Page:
E*TRADE, the digital brokerage behind the stock trading baby commercials in the early 2000s (remember those?) has agreed to be acquired by investment banking giant Morgan Stanley. The all-stock transaction is valued at $13 billion.
The deal is expected to close in the fourth quarter of this year.
Since it was founded in 1982, E*TRADE has built up 5.2 million client accounts and $3.6 billion in assets under management. This will bolster Morgan Stanley’s 3 million client relationships and $2.7 trillion in assets under management. Adding E*TRADE’s digital capabilities to Morgan Stanley’s more traditional offerings will grant Morgan Stanley a more well-rounded approach that ranges from high tech to high touch.
“E*TRADE represents an extraordinary growth opportunity for our Wealth Management business and a leap forward in our Wealth Management strategy. The combination adds an iconic brand in the direct-to-consumer channel to our leading advisor-driven model, while also creating a premier Workplace Wealth provider for corporations and their employees,” said Morgan Stanley CEO James Gorman. “In addition, this continues the decade-long transition of our firm to a more balance sheet light business mix, emphasizing more durable sources of revenue.”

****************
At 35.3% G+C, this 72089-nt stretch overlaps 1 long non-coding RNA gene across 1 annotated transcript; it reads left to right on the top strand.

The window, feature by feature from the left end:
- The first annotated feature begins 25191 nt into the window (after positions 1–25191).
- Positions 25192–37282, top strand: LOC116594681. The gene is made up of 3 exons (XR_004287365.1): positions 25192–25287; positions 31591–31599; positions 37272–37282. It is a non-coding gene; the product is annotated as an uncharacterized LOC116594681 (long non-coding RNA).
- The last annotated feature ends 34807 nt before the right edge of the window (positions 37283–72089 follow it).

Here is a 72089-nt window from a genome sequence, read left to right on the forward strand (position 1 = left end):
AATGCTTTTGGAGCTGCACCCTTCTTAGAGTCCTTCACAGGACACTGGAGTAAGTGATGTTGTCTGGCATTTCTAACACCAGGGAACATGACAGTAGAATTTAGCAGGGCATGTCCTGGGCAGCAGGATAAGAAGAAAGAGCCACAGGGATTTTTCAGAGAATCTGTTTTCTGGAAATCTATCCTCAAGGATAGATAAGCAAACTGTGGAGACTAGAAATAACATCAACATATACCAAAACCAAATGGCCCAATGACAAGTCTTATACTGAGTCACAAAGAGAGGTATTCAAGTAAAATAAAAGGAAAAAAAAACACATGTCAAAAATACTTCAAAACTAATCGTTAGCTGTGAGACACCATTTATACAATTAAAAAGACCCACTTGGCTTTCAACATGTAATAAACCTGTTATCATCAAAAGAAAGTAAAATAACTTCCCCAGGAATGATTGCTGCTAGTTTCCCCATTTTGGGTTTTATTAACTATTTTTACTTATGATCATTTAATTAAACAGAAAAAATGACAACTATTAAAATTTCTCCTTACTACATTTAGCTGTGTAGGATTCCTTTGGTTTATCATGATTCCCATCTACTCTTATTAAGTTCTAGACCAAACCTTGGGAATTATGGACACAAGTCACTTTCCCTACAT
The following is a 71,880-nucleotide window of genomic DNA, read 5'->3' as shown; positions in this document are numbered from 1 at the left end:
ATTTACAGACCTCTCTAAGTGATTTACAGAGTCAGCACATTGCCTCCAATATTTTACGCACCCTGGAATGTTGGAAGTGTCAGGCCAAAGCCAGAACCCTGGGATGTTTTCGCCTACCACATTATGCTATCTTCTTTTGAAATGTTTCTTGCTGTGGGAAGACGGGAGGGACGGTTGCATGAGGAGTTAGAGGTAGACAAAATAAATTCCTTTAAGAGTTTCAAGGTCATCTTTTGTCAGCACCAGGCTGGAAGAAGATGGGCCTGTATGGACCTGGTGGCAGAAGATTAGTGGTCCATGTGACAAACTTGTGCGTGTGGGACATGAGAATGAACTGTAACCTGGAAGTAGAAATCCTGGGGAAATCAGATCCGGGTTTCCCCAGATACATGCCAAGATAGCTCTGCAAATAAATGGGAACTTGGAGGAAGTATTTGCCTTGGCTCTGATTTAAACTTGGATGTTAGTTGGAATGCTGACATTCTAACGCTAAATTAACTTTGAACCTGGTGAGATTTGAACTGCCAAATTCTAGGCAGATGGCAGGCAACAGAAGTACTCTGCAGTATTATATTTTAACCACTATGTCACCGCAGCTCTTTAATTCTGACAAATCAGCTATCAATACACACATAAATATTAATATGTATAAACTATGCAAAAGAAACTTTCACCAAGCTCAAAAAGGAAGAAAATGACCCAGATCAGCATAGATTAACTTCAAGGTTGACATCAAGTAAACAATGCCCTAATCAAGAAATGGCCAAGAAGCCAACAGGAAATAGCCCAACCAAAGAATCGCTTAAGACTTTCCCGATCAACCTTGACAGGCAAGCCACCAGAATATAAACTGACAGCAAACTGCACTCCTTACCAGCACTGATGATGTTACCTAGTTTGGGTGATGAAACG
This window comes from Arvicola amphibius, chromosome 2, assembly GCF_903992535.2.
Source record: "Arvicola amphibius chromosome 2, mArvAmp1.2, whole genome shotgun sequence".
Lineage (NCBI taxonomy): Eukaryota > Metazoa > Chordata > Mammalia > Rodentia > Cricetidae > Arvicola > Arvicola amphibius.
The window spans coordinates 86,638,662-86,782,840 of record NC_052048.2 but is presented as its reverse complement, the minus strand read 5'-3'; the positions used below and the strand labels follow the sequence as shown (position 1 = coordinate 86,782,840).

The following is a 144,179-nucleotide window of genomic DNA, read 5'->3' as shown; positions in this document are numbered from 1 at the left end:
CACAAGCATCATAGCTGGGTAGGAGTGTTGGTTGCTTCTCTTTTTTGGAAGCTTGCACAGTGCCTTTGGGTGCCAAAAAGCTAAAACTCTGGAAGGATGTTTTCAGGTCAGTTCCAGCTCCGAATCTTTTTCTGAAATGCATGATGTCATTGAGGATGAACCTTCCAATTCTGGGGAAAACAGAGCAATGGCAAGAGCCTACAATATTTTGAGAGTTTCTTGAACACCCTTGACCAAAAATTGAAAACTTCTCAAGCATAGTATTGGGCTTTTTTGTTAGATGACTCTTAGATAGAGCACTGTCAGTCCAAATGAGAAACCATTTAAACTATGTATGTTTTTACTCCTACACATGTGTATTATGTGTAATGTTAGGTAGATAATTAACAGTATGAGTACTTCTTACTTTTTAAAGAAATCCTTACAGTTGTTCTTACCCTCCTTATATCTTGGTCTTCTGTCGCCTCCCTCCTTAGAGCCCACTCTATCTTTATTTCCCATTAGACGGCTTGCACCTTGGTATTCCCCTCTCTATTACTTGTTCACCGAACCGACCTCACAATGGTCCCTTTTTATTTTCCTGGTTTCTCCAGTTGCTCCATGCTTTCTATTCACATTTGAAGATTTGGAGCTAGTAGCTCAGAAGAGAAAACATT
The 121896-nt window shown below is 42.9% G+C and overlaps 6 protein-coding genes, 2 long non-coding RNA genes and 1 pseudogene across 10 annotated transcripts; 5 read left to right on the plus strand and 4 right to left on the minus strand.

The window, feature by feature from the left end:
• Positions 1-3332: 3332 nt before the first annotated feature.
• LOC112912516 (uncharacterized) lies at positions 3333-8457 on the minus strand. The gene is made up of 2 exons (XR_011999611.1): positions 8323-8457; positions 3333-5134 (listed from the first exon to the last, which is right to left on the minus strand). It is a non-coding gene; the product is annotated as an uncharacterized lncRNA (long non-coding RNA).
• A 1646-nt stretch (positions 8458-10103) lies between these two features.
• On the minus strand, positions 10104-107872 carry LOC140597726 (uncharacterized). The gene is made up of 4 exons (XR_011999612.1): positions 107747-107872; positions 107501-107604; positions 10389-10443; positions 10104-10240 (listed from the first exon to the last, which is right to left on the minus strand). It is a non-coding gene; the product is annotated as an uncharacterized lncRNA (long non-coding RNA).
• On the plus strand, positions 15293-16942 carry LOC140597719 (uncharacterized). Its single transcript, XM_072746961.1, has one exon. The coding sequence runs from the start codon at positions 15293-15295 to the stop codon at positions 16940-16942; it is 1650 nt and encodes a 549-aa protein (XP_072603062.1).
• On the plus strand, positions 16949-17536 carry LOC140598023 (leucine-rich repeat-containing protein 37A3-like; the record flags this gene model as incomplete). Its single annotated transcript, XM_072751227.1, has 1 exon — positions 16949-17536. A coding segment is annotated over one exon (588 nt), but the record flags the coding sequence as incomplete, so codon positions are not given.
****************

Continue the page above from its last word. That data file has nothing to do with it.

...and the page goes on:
Logistically, E*TRADE CEO Mike Pizzi will lead Morgan Stanley’s E*TRADE business and be charged with overseeing the integration. “By joining Morgan Stanley, we will be able to take our combined offering to the next level and deliver an even more comprehensive suite of wealth management capabilities,” said Pizzi. “Bringing E*TRADE’s brand and offerings under the Morgan Stanley umbrella creates a truly exciting wealth management value proposition and enables our collective team to serve a far wider spectrum of clients.”
Today’s deal comes at a time when brokerages across the U.S. are in a race to zero, lowering trading fees as much as possible to compete with consumer attention. Last year Charles Schwab eliminated fees for stock trades and a month later bought TD Ameritrade for $26 billion.